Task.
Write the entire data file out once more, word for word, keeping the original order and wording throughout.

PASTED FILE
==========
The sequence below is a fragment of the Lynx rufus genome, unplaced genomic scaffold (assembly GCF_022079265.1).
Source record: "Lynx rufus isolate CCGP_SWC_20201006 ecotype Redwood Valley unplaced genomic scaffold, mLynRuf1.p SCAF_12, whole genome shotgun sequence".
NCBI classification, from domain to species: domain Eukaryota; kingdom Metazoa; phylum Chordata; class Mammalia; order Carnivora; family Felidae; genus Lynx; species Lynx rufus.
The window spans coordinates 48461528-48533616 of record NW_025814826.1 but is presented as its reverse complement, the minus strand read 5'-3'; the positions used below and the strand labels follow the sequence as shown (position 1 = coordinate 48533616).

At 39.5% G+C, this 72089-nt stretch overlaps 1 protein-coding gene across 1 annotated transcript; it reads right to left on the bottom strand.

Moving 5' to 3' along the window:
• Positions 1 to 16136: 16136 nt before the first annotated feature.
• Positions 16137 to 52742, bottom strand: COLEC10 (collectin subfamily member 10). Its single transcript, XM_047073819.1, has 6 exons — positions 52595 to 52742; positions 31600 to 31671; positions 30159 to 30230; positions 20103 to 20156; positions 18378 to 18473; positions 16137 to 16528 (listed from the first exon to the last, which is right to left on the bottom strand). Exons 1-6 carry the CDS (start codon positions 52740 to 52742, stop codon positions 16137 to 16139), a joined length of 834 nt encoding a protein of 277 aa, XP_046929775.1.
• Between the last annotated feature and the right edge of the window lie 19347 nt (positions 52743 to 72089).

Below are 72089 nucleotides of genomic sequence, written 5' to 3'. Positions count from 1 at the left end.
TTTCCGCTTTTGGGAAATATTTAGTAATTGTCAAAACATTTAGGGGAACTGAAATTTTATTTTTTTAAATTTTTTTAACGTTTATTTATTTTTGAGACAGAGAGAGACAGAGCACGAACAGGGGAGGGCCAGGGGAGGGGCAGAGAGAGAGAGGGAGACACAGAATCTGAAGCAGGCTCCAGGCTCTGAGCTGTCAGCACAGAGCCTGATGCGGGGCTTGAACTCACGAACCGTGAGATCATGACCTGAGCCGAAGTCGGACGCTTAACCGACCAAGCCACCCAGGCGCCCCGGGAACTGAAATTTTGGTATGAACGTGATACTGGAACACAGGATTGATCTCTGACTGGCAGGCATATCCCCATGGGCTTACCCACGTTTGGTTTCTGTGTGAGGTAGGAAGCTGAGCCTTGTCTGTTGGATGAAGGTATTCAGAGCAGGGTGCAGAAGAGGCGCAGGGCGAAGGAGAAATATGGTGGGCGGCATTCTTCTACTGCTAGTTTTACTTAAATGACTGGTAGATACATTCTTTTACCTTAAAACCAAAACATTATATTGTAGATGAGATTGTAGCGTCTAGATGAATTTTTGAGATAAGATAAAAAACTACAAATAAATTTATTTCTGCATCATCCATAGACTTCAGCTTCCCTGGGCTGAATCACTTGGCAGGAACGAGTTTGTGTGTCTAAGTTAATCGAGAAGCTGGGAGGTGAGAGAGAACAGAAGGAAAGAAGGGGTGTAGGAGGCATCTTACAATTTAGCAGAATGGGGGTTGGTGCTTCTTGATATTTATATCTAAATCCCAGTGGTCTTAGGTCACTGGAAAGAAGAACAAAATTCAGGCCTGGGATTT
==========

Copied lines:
The sequence below is a fragment of the Lynx rufus genome, unplaced genomic scaffold (assembly GCF_022079265.1).
Source record: "Lynx rufus isolate CCGP_SWC_20201006 ecotype Redwood Valley unplaced genomic scaffold, mLynRuf1.p SCAF_12, whole genome shotgun sequence".
NCBI classification, from domain to species: domain Eukaryota; kingdom Metazoa; phylum Chordata; class Mammalia; order Carnivora; family Felidae; genus Lynx; species Lynx rufus.
The window spans coordinates 48461528-48533616 of record NW_025814826.1 but is presented as its reverse complement, the minus strand read 5'-3'; the positions used below and the strand labels follow the sequence as shown (position 1 = coordinate 48533616).

At 39.5% G+C, this 72089-nt stretch overlaps 1 protein-coding gene across 1 annotated transcript; it reads right to left on the bottom strand.

Moving 5' to 3' along the window:
• Positions 1 to 16136: 16136 nt before the first annotated feature.
• Positions 16137 to 52742, bottom strand: COLEC10 (collectin subfamily member 10). Its single transcript, XM_047073819.1, has 6 exons — positions 52595 to 52742; positions 31600 to 31671; positions 30159 to 30230; positions 20103 to 20156; positions 18378 to 18473; positions 16137 to 16528 (listed from the first exon to the last, which is right to left on the bottom strand). Exons 1-6 carry the CDS (start codon positions 52740 to 52742, stop codon positions 16137 to 16139), a joined length of 834 nt encoding a protein of 277 aa, XP_046929775.1.
• Between the last annotated feature and the right edge of the window lie 19347 nt (positions 52743 to 72089).

Below are 72089 nucleotides of genomic sequence, written 5' to 3'. Positions count from 1 at the left end.
TTTCCGCTTTTGGGAAATATTTAGTAATTGTCAAAACATTTAGGGGAACTGAAATTTTATTTTTTTAAATTTTTTTAACGTTTATTTATTTTTGAGACAGAGAGAGACAGAGCACGAACAGGGGAGGGCCAGGGGAGGGGCAGAGAGAGAGAGGGAGACACAGAATCTGAAGCAGGCTCCAGGCTCTGAGCTGTCAGCACAGAGCCTGATGCGGGGCTTGAACTCACGAACCGTGAGATCATGACCTGAGCCGAAGTCGGACGCTTAACCGACCAAGCCACCCAGGCGCCCCGGGAACTGAAATTTTGGTATGAACGTGATACTGGAACACAGGATTGATCTCTGACTGGCAGGCATATCCCCATGGGCTTACCCACGTTTGGTTTCTGTGTGAGGTAGGAAGCTGAGCCTTGTCTGTTGGATGAAGGTATTCAGAGCAGGGTGCAGAAGAGGCGCAGGGCGAAGGAGAAATATGGTGGGCGGCATTCTTCTACTGCTAGTTTTACTTAAATGACTGGTAGATACATTCTTTTACCTTAAAACCAAAACATTATATTGTAGATGAGATTGTAGCGTCTAGATGAATTTTTGAGATAAGATAAAAAACTACAAATAAATTTATTTCTGCATCATCCATAGACTTCAGCTTCCCTGGGCTGAATCACTTGGCAGGAACGAGTTTGTGTGTCTAAGTTAATCGAGAAGCTGGGAGGTGAGAGAGAACAGAAGGAAAGAAGGGGTGTAGGAGGCATCTTACAATTTAGCAGAATGGGGGTTGGTGCTTCTTGATATTTATATCTAAATCCCAGTGGTCTTAGGTCACTGGAAAGAAGAACAAAATTCAGGCCTGGGATTT